Did anyone ever talk to you about common money mistakes when you were growing up? If you have had money management problems in the past, it may be because you never learned about finances. Don't let your kids fall into the same trap. Talk to them about basic financial literacy and explain the importance of saving early. You should also inform them about: 

  • Credit cards
  • Debt
  • Interest rates
  • Saving for retirement

They're never too young to learn about money. 

Don't Pay Bills Late

Late payments mean late fees and worse credit. Even if it means cutting your spending from other areas of your budget, do everything in your power to pay off your bills on time.

If forgetting to pay bills on time is a problem, creating a schedule can help. Make a list of all your bills and their due dates and place it in a visible location. Another option is to use automated payments where a preset amount is automatically deducted from your checking or savings account each month.

Don't Pay for Things You Can Do Yourself

Do you currently use services such as drop-off laundry, car washes, lawn care or housekeeping? 

Consider doing these things yourself instead of paying others to do them for you. It will require a little more time and effort on your part, but you'll have a lot more money available to add to your savings. 

Don't Save Small and Buy Big

So, you've been doing a good job of eliminating those small, unnecessary purchases that have been "nickel and diming" you to death. That doesn't mean you should run out and make a major purchase. 

Remember — the reason you've been striving to cut expenses is to build up your savings. If you buy that new appliance, expensive smartphone or automobile, you'll undo all that hard work and sacrifice and end up right back where you were before.

Don't Forget to Set Financial Goals

Think about where you'll be in a few years. Maybe even a decade. What do you see?

If you're reading this, odds are you haven't put much thought to it. If that's the case, it's time to start planning.

You must have financial goals lined up for both your near and far future. That means where you'll be next year, and where you'll be when you retire.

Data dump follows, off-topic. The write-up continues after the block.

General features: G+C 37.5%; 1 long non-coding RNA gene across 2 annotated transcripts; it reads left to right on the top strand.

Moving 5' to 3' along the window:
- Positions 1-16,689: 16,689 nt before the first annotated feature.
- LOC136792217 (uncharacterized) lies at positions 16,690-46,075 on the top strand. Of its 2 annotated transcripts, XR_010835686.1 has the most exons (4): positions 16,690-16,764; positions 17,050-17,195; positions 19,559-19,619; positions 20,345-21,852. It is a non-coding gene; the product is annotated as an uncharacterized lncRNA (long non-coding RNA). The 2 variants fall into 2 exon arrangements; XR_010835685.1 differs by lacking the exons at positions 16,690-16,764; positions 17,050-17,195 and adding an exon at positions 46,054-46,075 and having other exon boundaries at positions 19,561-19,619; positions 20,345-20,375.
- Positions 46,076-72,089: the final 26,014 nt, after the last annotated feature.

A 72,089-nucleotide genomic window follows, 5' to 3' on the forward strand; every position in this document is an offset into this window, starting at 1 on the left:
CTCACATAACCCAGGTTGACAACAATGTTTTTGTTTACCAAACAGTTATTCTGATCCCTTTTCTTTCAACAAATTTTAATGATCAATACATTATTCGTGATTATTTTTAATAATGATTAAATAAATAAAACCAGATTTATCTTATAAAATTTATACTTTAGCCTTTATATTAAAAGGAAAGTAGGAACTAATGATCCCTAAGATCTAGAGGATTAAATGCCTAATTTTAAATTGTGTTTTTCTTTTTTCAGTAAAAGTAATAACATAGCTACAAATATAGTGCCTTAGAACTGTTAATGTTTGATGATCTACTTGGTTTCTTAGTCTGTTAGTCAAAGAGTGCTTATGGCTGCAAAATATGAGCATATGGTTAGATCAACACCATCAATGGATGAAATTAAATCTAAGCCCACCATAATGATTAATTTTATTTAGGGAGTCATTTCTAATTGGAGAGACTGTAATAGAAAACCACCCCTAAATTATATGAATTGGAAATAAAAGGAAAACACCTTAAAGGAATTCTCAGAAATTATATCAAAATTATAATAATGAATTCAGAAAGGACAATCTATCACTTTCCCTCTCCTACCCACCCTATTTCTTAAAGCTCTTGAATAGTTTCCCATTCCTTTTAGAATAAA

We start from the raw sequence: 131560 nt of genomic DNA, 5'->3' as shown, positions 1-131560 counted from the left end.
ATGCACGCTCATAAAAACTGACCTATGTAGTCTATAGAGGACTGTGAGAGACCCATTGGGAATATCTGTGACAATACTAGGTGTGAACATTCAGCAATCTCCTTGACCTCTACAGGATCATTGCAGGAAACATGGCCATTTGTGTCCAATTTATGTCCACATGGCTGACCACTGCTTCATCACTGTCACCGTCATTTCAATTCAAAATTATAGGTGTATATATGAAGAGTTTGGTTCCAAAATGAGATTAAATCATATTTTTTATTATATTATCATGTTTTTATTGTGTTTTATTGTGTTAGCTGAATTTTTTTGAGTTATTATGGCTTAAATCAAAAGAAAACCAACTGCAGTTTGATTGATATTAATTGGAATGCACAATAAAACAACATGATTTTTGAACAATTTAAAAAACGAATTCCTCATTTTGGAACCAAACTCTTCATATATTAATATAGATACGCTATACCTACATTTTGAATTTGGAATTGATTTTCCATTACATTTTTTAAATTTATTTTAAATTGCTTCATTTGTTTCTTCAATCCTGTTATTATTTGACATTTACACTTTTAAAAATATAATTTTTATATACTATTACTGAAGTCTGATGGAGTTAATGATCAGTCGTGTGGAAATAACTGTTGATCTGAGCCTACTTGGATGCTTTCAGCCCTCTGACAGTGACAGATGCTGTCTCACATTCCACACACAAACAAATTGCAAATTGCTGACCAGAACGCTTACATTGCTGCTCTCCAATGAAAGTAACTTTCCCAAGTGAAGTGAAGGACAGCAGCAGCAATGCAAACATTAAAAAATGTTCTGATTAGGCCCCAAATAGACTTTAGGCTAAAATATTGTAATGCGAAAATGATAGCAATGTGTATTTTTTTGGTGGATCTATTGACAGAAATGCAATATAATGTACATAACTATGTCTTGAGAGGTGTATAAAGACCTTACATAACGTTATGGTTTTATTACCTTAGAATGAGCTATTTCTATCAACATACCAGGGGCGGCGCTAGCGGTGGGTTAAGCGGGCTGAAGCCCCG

And as the population of the world lives longer, you might need to plan for an even greater number of years than you expect. Your grandparents might have lived into their seventies and eighties, but there's a good chance you could live to be well over a hundred!

Don't let these same mistakes add up over time to destroy your credit and your bank account. Playing smart with your finances is your golden ticket to a comfortable life!

Don't Skip Out On Insurance

If you don't own a home, you might not think you need insurance. But what happens if you rent and your things are destroyed in one of the natural disasters that occasionally strikes Oklahoma or Texas? Or what if your valuables are stolen? Renter's insurance is a small expense that covers the value of your property. 

Even if you don't have anything really valuable, the cost of all your small possessions adds up. Plus, renter's insurance does more than pay for your things if they go missing. It also covers your liability in case someone has an accident at your rental, whether it's an apartment or a house. You may think you'd be covered under your landlord's policy, but you aren't. Renter's insurance is a smart bet against the unexpected. 

Don't Obsess Over Your Credit Score

Guess what? Your credit score doesn't define you. It doesn't determine whether you are a good person. It can't fix your financial future. While you should monitor your credit score, you shouldn't stress out about it. You don't need a perfect credit rating to obtain the money you need. 

Even if you have demonstrated poor money management in the past that led to personal finance issues, you can come back from a low credit score. And you can still get a loan with one. Atlas Credit makes loans based not on your credit score but on your future potential to pay the loan back. Once you have shown you can make regular loan payments, your credit score will rise. 

Still, you will probably never obtain a perfect credit score, and that is okay. You don't need it. 

Atlas Credit Can Help With a Personal Loan

If you find yourself suddenly tight on funds, consider applying for a personal loan from Atlas Credit. People all over Virginia, Texas and Oklahoma have qualified for loans up to $1,400, even if they have bad credit. If you need extra help to get through the month, you can always reach out to a personal loan company like Atlas Credit. Explore the website or stop by an Atlas Credit location today to find out more about how you can start rescuing your finances!

Apply For a Personal Loan Online

Getting a consumer installment loan from us is quick and easy. You can come in person or fill out and submit our online application. If you qualify, you'll likely get your funds on the same day you apply. Contact Atlas Credit today to learn more